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Calcium: An Essential Nutrient For Your Bone Health

 

  back to HealthBites

Calcium

Many Canadians of all ages do not consume enough calcium to meet their needs. Here's what you need to know.


The Importance Of Vitamins and Minerals

The quality of your diet plays a key role in maintaining and improving your health throughout your lifetime.

Vitamins and minerals are essential to the proper functioning of your body. Because most essential vitamins and minerals are not produced by the body, they must come from outside sources, such as food or supplements.

Calcium is the most abundant mineral found in the body and is obtained through diet. Dairy products are a good source of calcium. Other sources include calcium-fortified or enriched products, fish with bones, beans, nuts, seeds, vegetables and fruit.

Calcium has many important functions in our body including helping to maintain healthy bones and also contributes to muscle contraction. This is why a balanced diet that meets your calcium needs will help you stay healthy.

Your daily calcium requirements depend on your age and gender.

AgeDaily Requirement
(Mg/day)
Daily Maximum*
(Mg/day)
0-6 months old2001000
7-12 months old2601500
1-3 years old7002500
4-8 years old10002500
9-18 years old13003000
Men and women 19-50 years old10002500
Women 51-70 years old12002000
Men 51-70 years old10002000
Men and women 70 years and older12002000
Pregnant and breastfeeding women < 18 years old13003000
Pregnant and breastfeeding women 19-50 years old10002500
*This include sources of Calcium from food and supplements
 
Mother and daughter snack

Common Food Sources of Calcium

Vegetables and Fruit
FoodServing sizeCalcium (mg)
Collards, frozen, cooked125 mL (½ cup)189
Orange juice, fortified with calcium125 mL (½ cup)155
Spinach, frozen, cooked125 mL (½ cup)154
Turnip greens, frozen, cooked125 mL (½ cup)132
Spinach, cooked125 mL (½ cup)129
Dried figs100 mL102
Kale, frozen, cooked125 mL (½ cup)95
Bok choy, boiled125 mL (½ cup)84
Orange1 medium52
Broccoli125 mL (½ cup)33
Grain products
FoodServing sizeCalcium (mg)
This food group contains very little of this nutrient
Milk and alternatives
FoodServing sizeCalcium (mg)
Cheese (Gruyere, Swiss, goat)50 g (1.5 oz)451
Buttermilk250 mL (1 cup)370
Goat’s milk, fortified with calcium250 mL (1 cup)345
Processed cheese50 g (1.5 oz)331
Soy or rice beverage, fortified with calcium250 mL (1 cup)316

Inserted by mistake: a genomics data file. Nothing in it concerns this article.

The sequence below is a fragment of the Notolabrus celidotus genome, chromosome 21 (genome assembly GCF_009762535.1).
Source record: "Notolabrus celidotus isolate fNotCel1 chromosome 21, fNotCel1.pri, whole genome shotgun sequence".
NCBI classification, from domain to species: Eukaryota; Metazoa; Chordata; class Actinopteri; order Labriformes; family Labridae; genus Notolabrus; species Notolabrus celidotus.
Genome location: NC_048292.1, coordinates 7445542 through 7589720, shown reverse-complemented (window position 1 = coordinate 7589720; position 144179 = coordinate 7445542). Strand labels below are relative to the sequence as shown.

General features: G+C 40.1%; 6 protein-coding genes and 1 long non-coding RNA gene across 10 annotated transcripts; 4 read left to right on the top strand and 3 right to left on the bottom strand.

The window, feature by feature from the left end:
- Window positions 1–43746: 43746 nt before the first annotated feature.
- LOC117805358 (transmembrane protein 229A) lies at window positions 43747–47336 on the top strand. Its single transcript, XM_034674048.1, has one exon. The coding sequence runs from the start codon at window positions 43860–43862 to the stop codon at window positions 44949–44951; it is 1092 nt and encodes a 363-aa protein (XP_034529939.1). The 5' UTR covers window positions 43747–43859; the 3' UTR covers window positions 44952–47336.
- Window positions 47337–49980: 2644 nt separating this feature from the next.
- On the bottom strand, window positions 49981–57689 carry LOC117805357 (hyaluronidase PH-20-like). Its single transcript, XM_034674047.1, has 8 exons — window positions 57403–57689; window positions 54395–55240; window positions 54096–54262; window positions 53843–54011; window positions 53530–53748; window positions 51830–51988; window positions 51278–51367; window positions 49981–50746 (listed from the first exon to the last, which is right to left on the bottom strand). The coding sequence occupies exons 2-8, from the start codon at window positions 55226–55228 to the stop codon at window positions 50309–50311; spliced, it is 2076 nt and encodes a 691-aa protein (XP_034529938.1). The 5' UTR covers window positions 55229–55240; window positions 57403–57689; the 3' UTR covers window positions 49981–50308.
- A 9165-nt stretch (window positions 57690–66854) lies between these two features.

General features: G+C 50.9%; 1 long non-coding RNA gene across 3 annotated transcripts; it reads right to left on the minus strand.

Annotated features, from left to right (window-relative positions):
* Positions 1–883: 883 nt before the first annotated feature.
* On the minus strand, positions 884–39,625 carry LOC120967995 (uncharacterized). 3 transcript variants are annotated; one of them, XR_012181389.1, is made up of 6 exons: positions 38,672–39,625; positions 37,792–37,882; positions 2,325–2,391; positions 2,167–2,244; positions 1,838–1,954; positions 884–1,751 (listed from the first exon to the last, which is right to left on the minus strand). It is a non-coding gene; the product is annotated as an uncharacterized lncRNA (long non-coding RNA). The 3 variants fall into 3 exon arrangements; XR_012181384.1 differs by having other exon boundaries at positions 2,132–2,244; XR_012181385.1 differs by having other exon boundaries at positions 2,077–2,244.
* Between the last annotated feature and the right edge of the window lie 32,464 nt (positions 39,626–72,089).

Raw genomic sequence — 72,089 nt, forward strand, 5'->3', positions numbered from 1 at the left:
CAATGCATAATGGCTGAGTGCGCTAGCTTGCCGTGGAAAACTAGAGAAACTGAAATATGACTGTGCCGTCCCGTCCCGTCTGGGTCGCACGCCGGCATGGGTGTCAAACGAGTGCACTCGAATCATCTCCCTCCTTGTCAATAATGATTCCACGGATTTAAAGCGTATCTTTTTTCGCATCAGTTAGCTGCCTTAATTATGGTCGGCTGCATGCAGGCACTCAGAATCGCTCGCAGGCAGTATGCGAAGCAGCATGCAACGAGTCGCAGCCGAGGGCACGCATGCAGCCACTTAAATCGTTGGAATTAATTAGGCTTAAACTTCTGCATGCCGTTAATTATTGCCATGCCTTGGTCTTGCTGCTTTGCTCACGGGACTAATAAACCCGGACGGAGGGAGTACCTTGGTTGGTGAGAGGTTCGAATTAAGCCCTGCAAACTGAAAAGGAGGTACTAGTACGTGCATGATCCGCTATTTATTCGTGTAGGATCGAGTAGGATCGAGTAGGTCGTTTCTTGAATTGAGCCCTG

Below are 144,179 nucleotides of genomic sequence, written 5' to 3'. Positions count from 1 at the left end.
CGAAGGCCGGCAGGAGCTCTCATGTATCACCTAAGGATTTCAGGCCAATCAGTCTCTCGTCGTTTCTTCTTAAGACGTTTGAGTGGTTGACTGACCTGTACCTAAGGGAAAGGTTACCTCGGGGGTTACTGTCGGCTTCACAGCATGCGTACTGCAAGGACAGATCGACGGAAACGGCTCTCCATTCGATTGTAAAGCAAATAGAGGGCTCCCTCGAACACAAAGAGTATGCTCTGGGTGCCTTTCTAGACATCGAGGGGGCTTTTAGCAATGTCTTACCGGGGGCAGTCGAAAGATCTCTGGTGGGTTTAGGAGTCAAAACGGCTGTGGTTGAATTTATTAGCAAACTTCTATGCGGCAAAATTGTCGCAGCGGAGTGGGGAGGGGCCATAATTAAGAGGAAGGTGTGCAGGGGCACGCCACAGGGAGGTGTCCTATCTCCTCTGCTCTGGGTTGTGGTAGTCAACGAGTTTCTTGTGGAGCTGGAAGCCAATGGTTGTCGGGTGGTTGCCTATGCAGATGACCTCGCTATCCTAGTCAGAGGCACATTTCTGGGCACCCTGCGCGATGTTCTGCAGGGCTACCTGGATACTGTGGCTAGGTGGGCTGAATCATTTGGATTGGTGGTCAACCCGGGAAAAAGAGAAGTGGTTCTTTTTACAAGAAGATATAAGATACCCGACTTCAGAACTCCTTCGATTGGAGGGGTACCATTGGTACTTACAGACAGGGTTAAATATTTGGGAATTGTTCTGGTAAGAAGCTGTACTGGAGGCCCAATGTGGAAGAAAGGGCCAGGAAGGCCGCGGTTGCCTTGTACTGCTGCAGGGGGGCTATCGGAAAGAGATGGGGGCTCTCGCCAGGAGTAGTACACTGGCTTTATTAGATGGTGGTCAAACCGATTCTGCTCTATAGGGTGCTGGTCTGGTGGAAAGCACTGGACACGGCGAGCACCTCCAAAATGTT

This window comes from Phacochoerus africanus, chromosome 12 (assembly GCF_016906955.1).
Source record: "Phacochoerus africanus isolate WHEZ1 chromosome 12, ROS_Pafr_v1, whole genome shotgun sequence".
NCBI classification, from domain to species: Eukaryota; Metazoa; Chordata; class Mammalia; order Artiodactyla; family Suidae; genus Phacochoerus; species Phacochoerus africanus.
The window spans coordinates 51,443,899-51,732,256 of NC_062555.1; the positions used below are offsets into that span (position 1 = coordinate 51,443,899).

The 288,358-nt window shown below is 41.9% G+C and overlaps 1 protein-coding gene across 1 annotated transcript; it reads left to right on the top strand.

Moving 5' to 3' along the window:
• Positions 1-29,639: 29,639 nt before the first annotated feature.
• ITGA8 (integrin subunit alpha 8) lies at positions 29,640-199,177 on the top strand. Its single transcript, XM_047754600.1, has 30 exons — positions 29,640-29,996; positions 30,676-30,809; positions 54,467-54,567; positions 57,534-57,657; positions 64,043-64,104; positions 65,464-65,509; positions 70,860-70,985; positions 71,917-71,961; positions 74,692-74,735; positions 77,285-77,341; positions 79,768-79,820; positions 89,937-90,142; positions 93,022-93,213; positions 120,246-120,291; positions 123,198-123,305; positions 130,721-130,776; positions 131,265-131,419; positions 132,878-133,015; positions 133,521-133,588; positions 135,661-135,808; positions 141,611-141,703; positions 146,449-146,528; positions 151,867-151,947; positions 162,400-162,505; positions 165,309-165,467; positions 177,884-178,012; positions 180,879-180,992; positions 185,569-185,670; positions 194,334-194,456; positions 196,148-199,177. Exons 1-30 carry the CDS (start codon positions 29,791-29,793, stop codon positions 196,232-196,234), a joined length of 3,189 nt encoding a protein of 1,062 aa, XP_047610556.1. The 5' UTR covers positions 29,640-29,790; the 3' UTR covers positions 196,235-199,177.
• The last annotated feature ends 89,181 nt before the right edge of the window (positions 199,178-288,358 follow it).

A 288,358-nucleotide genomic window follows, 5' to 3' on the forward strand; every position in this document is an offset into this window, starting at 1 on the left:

Cheese (cheddar, Edam, gouda, mozzarella)50 g (1.5 oz)309
Milk (homogenized 3.3%, 2%, 1%, skim)250 mL (1 cup)307
Yogurt, plain175 g (¾ cup)269
Dry powdered milk24 g (to make 250 mL of milk)302
Yogurt, fruit bottom175 g (¾ cup)236
Kefir175 g (¾ cup)187
Yogurt beverage175 mL (¾ cup)178
Meat and alternatives
FoodServing sizeCalcium (mg)
Sardines, canned, with bones75 g (2.5 oz)286
Salmon, canned, with bones75 g (2.5 oz)195
Mackerel, canned75 g (2.5 oz)181
Anchovies, canned75 g (2.5 oz)175
Non-Meat Sources
Tofu (prepared with calcium sulfate)150 g (¾ cup)525
Beans (white, navy), canned or cooked175 mL (¾ cup)117
Almonds, dry roasted60 mL (¼ cup)94
Baked beans, canned175 mL (¾ cup)64
Other
Blackstrap molasses15 mL (1 Tbsp)179
Source: Canadien Nutrient File 2015
 
Food source calcium

 

Calcium and Supplements

Calcium and supplements

It is best to get as much of your calcium intake as possible through food, avoiding large doses of calcium supplements.

Supplementation is usually not considered necessary for healthy people who eat a healthy, balanced diet. If you find it difficult to meet your calcium needs from food alone, you may benefit from a supplement.

There are two main types of calcium supplements:

  1. Calcium carbonate: taken with meals because it is best absorbed with food
  2. Calcium citrate: can be taken at any time and is easier to digest than calcium carbonate

 

Spreading calcium supplements out over the course of the day can reduce stomach upset and helps your body absorb calcium better. Aim to take no more than 500mg to 600mg of calcium at a time to maximize your calcium absorption. Calcium supplements are available in many forms such as pills, chewable tablets and liquids.

Speak to your pharmacist before taking a supplement.


The information in this resource is for general information purposes only and is not intended to replace informed medical advice. Consume foods according to any dietary guidelines you have been provided from a health care professional. Metro Ontario Pharmacies Limited assumes no legal liability for the accuracy, completeness or usefulness of the information.


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